GP referrals look to be on the rise, raising early question marks over CCG performance. We asked our expert panel what CCGs can do to stem the referral tide
JK: Dr James Kingsland
NW: Dr Nigel Watson
MD: Dr Michael Dixon
KO: Professor Kate O’Donnell
CO: Christine O’Connor
Why do you think GP referrals have increased this year*?
JK I’ve not seen the data, so its always difficult to say if it’s a snapshot or a trend.
You can always speculate that referrals go up at a time of change, but I think that’s secondary to what we do about it. This is
the core of what the reforms aim to do, which is to get primary care to step up to
Making more and buying less from secondary care is key. Some people would say that cutting referrals equates with good practice, and I accept that up to a point. But the whole principle of the NHS as a gold standard worldwide is based on appropriate referrals by GPs.
NW Patients are getting older and there are more people with long-term conditions. In addition, there’s patient expectation – society is more demanding. There is a consumer culture that drives up demand. Plus, there is a lack of options in terms of managing patients.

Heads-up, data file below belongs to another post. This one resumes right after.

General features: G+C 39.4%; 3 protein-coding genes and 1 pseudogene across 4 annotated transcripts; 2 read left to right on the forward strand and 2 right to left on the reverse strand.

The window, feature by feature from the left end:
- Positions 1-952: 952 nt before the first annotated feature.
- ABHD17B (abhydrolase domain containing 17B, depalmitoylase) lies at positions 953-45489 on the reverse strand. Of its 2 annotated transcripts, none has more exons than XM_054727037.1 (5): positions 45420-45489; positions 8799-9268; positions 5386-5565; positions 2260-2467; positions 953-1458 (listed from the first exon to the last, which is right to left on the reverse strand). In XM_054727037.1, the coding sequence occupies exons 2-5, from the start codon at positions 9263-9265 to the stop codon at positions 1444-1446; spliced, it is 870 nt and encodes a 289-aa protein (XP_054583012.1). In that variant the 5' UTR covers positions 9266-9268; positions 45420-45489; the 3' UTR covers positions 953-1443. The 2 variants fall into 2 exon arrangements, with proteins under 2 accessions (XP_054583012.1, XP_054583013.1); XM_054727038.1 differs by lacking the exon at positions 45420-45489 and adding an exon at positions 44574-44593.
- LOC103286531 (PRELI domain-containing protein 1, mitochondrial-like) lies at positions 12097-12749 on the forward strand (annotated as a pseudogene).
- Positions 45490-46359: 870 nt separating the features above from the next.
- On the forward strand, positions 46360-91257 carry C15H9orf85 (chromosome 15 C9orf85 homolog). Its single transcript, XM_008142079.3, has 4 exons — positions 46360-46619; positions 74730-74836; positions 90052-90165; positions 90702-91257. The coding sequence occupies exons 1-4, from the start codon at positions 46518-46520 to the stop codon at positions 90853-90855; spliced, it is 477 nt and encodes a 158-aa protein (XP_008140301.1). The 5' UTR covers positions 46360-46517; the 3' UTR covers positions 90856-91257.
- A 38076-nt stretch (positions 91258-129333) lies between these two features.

As a result, GPs are under huge pressure – so this is not unexpected.
MD I’d question whether there has been an increase at all. In lots of parts of the country, referrals are actually going down. In Corby, they’re going down. In my area, Devon, they’re going down.
There will be variations, but one does wonder where they are going up.
KO The question is whether or not it’s a real increase. You do get fluctuation on a year-on-year basis.
CO The reasons are a lack of willingness to take ownership for managing in an alternative way, lack of understanding of what to do and no alternative model for the second-opinion concept.
*Department of Health hospital activity data (up to and including May 2012). GP referrals made this year, on a year-to-date basis, show a 9.6 increase compared with the same period last year.
Does this referral ‘rise’ mean CCGs are already off to a rocky start?
MD Where rates are going down, it’s certainly to do with the impact of CCGs. Where referral rates are going up, it’s probably because CCGs are not yet attending to them because they are focusing on other things.
KO Not necessarily. Politicians and policy makers need to unpick the areas of referrals that are patient- or system-driven. These are areas that tend to get glossed over.
Also, with CCGs currently focusing on authorisation and governance issues, referrals might be an area that has less traction in terms of their attention.
CO Not really. The danger for CCGs is that they are doing what PCTs have done in the past, and in their effort to get ‘early wins’ they are focusing on tactical, low-impact solutions instead of strategic, big-ticket items.
This is a transformation agenda, not a transactional one.
NW No. We need to look at and address the problems I’ve outlined above.